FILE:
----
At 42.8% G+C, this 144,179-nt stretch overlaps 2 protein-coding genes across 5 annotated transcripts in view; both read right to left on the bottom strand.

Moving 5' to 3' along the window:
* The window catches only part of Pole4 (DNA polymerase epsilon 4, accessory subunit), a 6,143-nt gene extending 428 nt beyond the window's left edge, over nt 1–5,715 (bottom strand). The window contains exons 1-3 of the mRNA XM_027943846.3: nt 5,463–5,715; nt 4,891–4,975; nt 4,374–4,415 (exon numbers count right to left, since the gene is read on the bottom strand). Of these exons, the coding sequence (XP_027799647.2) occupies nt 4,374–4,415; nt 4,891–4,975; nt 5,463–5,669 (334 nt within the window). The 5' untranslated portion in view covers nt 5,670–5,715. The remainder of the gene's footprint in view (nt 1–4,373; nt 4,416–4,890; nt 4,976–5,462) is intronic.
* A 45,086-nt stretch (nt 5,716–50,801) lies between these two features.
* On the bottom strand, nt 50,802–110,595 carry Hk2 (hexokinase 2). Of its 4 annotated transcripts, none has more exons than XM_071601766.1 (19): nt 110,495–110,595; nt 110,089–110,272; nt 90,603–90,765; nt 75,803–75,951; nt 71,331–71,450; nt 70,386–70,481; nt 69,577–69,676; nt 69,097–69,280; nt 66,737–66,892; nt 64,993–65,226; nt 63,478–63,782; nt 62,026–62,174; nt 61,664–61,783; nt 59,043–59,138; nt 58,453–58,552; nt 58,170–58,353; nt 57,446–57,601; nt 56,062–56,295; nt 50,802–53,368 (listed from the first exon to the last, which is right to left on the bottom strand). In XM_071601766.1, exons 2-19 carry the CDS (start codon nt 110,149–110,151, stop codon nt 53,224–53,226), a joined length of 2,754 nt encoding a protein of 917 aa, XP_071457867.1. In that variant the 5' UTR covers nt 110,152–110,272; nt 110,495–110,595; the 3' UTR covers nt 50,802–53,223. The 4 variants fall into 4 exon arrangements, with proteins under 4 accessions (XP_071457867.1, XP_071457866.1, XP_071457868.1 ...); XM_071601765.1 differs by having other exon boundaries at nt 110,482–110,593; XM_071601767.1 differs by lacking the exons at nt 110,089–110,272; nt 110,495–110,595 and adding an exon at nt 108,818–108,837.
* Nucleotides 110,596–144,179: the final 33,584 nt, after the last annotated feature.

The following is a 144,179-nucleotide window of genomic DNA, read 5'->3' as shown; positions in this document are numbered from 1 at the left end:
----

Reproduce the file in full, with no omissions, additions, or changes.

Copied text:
At 42.8% G+C, this 144,179-nt stretch overlaps 2 protein-coding genes across 5 annotated transcripts in view; both read right to left on the bottom strand.

Moving 5' to 3' along the window:
* The window catches only part of Pole4 (DNA polymerase epsilon 4, accessory subunit), a 6,143-nt gene extending 428 nt beyond the window's left edge, over nt 1–5,715 (bottom strand). The window contains exons 1-3 of the mRNA XM_027943846.3: nt 5,463–5,715; nt 4,891–4,975; nt 4,374–4,415 (exon numbers count right to left, since the gene is read on the bottom strand). Of these exons, the coding sequence (XP_027799647.2) occupies nt 4,374–4,415; nt 4,891–4,975; nt 5,463–5,669 (334 nt within the window). The 5' untranslated portion in view covers nt 5,670–5,715. The remainder of the gene's footprint in view (nt 1–4,373; nt 4,416–4,890; nt 4,976–5,462) is intronic.
* A 45,086-nt stretch (nt 5,716–50,801) lies between these two features.
* On the bottom strand, nt 50,802–110,595 carry Hk2 (hexokinase 2). Of its 4 annotated transcripts, none has more exons than XM_071601766.1 (19): nt 110,495–110,595; nt 110,089–110,272; nt 90,603–90,765; nt 75,803–75,951; nt 71,331–71,450; nt 70,386–70,481; nt 69,577–69,676; nt 69,097–69,280; nt 66,737–66,892; nt 64,993–65,226; nt 63,478–63,782; nt 62,026–62,174; nt 61,664–61,783; nt 59,043–59,138; nt 58,453–58,552; nt 58,170–58,353; nt 57,446–57,601; nt 56,062–56,295; nt 50,802–53,368 (listed from the first exon to the last, which is right to left on the bottom strand). In XM_071601766.1, exons 2-19 carry the CDS (start codon nt 110,149–110,151, stop codon nt 53,224–53,226), a joined length of 2,754 nt encoding a protein of 917 aa, XP_071457867.1. In that variant the 5' UTR covers nt 110,152–110,272; nt 110,495–110,595; the 3' UTR covers nt 50,802–53,223. The 4 variants fall into 4 exon arrangements, with proteins under 4 accessions (XP_071457867.1, XP_071457866.1, XP_071457868.1 ...); XM_071601765.1 differs by having other exon boundaries at nt 110,482–110,593; XM_071601767.1 differs by lacking the exons at nt 110,089–110,272; nt 110,495–110,595 and adding an exon at nt 108,818–108,837.
* Nucleotides 110,596–144,179: the final 33,584 nt, after the last annotated feature.

The following is a 144,179-nucleotide window of genomic DNA, read 5'->3' as shown; positions in this document are numbered from 1 at the left end: